I was solving this problem Ferris wheel

There are n children who want to go to a Ferris wheel, and your task is to find a gondola for each child.
Each gondola may have one or two children in it, and in addition, the total weight in a gondola may not exceed x. You know the weight of every child.
What is the minimum number of gondolas needed for the children?
The first input line contains two integers n and x: the number of children and the maximum allowed weight.
The next line contains n integers p_1,p_2,...,p_n: the weight of each child.
Print one integer: the minimum number of gondolas.

1 <= n <= 2..10^5
1 <= x <= 10^9
1 <= p_i <= x

4 10
7 2 3 9


Everywhere its solutions goes as follows:

  1. Sort the weights.
  2. Remove all weights over x.
  3. Put heaviest child in gondola.
  4. If lightest child can be put in the gondola, put him otherwise not
  5. Keep doing these steps from 3-4 and keep counting gondolas.

For example, if the max weight allowed in gondola is 10 and there are 7 children with weights 1, 2, 3, 4, 5, 6. First we put the 6th child (wt 6) in gondola and since we still have 4 units of space left, we put the first one (wt 1). Now here my question is that why are we putting the first one, wouldn't it be more optimal if we put the 4th one (wt 4).

So, I want to ask why selecting the heaviest and lightest is optimal and why we do not need to select heaviest and another which can just fit?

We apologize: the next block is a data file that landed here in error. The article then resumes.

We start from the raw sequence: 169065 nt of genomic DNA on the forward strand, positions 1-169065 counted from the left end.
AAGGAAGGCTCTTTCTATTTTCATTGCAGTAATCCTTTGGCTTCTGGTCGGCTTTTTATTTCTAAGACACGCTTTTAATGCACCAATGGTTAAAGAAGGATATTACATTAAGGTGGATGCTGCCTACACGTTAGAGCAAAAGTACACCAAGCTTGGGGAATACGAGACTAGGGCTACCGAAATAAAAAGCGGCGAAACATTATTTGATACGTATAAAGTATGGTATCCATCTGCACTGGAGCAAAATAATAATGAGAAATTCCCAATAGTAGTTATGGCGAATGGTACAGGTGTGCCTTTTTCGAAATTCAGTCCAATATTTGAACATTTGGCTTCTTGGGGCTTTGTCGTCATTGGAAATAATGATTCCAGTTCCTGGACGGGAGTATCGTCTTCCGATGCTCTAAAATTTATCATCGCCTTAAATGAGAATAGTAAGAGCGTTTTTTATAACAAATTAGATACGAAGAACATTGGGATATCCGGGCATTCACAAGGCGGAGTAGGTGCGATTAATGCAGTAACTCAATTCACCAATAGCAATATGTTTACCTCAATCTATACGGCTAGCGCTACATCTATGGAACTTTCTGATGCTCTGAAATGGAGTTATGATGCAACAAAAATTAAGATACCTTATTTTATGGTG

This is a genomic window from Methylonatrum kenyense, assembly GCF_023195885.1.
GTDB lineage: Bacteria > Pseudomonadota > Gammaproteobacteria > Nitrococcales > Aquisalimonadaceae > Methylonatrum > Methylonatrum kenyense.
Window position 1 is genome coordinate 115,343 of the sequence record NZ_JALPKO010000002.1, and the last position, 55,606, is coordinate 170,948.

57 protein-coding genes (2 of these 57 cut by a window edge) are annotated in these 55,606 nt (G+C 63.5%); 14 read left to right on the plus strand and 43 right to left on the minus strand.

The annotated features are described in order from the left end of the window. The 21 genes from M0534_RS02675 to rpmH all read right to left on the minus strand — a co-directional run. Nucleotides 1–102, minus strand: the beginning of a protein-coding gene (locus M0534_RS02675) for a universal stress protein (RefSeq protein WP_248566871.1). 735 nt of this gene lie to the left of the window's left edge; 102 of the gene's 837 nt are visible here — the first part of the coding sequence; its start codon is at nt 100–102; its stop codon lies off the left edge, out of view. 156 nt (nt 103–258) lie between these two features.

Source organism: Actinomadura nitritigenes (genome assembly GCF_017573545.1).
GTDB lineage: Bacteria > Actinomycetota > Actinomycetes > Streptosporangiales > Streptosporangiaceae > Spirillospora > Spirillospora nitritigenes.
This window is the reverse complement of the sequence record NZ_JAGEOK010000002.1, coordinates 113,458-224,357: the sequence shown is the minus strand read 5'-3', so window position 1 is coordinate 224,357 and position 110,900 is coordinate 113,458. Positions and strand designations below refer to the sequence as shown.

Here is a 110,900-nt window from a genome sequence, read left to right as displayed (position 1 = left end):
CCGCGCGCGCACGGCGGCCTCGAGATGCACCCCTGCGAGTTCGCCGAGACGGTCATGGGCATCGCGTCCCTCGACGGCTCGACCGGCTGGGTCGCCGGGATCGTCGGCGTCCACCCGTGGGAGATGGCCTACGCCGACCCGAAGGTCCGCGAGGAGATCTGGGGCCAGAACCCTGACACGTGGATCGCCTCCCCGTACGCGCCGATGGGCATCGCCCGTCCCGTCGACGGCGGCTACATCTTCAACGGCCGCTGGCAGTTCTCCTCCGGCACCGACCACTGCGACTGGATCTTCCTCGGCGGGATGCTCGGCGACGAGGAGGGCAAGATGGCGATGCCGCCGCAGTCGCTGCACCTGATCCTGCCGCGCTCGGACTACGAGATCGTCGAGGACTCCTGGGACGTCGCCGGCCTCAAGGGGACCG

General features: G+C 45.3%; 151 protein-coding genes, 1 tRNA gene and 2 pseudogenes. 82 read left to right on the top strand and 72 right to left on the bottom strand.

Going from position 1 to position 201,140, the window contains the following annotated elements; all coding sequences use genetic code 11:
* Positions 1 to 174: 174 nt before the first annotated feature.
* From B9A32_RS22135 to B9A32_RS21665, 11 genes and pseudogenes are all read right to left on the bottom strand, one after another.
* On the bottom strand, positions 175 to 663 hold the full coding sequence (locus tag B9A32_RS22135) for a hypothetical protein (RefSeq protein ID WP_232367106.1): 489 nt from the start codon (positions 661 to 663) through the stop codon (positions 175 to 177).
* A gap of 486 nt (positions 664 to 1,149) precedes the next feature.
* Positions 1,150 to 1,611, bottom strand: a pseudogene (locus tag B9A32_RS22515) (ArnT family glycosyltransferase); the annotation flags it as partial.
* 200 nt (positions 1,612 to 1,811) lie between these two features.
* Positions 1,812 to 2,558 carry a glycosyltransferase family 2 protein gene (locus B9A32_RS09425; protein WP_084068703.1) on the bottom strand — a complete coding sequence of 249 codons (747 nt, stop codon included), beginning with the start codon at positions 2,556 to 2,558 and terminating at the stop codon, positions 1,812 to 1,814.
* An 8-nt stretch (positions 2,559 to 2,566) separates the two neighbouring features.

• $\begingroup$ The intuition with their way is the lightest child has to sit somewhere and for efficiency she should sit with the heaviest child. Thus the remaining weight will be the least. Thing is we can't have the lightest child sit with more than two others. Another way of putting it is pick the lightest child. Give all children too big to sit with her their own gondula. Put her with the largest remaining. And repeat. $\endgroup$
    – fleablood
    Commented May 9 at 17:06
  • $\begingroup$ I think your way can be inductively shown to be equally efficient but no better. $\endgroup$
    – fleablood
    Commented May 9 at 17:09
  • 1
    $\begingroup$ Simplified. Suppose we have $a \le b \le c \le d$ and we have $d+b\le Limit$. You are claiming we can do $d+b \le Limit$ and $c+a\le d+b\le Limit$ will work at least as well as their idea of $a+d$ and $b+c$. In order for your idea to work better than theirs we need $d+b\le Limit$, $d+a\le Limit$ but $b+c>Limit$. Let $Limit =d+a+k=d+b+j;0\le j\le k$ so $b+c>Limit\implies c>Limit -b=d+j\ge d$ but that's a contradiction. So yours works as well theirs but not better. I think we can prove the other cases with induction. $\endgroup$